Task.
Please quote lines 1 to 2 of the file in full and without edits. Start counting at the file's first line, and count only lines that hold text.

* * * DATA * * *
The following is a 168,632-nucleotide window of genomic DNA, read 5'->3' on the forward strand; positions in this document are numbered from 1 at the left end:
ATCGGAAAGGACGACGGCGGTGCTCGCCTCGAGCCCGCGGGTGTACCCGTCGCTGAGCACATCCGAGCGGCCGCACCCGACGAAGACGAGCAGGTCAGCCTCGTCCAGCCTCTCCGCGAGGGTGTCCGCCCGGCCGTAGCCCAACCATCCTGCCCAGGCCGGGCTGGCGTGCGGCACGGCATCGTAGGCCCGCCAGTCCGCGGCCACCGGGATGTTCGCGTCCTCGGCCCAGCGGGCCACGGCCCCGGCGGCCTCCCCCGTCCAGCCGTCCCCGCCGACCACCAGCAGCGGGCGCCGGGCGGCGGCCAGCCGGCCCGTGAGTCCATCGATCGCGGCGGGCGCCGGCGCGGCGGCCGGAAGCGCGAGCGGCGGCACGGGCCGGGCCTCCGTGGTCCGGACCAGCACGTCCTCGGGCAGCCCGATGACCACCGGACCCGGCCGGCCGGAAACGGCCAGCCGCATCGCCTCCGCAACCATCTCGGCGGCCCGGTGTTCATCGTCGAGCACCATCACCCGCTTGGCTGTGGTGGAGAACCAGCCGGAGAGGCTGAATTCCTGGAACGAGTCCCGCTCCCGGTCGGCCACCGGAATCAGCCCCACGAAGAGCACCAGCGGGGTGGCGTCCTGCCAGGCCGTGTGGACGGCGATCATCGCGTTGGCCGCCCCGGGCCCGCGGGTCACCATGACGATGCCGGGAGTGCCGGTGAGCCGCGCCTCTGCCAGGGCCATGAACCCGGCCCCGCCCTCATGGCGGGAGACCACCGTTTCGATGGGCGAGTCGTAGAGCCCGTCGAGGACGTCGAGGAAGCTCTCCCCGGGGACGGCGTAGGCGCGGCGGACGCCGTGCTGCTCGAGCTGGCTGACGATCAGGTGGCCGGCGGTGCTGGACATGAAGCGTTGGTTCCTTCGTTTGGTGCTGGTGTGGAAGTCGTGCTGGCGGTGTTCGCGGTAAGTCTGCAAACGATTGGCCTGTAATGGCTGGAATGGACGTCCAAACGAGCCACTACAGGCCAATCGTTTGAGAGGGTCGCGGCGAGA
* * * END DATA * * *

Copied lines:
The following is a 168,632-nucleotide window of genomic DNA, read 5'->3' on the forward strand; positions in this document are numbered from 1 at the left end:
ATCGGAAAGGACGACGGCGGTGCTCGCCTCGAGCCCGCGGGTGTACCCGTCGCTGAGCACATCCGAGCGGCCGCACCCGACGAAGACGAGCAGGTCAGCCTCGTCCAGCCTCTCCGCGAGGGTGTCCGCCCGGCCGTAGCCCAACCATCCTGCCCAGGCCGGGCTGGCGTGCGGCACGGCATCGTAGGCCCGCCAGTCCGCGGCCACCGGGATGTTCGCGTCCTCGGCCCAGCGGGCCACGGCCCCGGCGGCCTCCCCCGTCCAGCCGTCCCCGCCGACCACCAGCAGCGGGCGCCGGGCGGCGGCCAGCCGGCCCGTGAGTCCATCGATCGCGGCGGGCGCCGGCGCGGCGGCCGGAAGCGCGAGCGGCGGCACGGGCCGGGCCTCCGTGGTCCGGACCAGCACGTCCTCGGGCAGCCCGATGACCACCGGACCCGGCCGGCCGGAAACGGCCAGCCGCATCGCCTCCGCAACCATCTCGGCGGCCCGGTGTTCATCGTCGAGCACCATCACCCGCTTGGCTGTGGTGGAGAACCAGCCGGAGAGGCTGAATTCCTGGAACGAGTCCCGCTCCCGGTCGGCCACCGGAATCAGCCCCACGAAGAGCACCAGCGGGGTGGCGTCCTGCCAGGCCGTGTGGACGGCGATCATCGCGTTGGCCGCCCCGGGCCCGCGGGTCACCATGACGATGCCGGGAGTGCCGGTGAGCCGCGCCTCTGCCAGGGCCATGAACCCGGCCCCGCCCTCATGGCGGGAGACCACCGTTTCGATGGGCGAGTCGTAGAGCCCGTCGAGGACGTCGAGGAAGCTCTCCCCGGGGACGGCGTAGGCGCGGCGGACGCCGTGCTGCTCGAGCTGGCTGACGATCAGGTGGCCGGCGGTGCTGGACATGAAGCGTTGGTTCCTTCGTTTGGTGCTGGTGTGGAAGTCGTGCTGGCGGTGTTCGCGGTAAGTCTGCAAACGATTGGCCTGTAATGGCTGGAATGGACGTCCAAACGAGCCACTACAGGCCAATCGTTTGAGAGGGTCGCGGCGAGA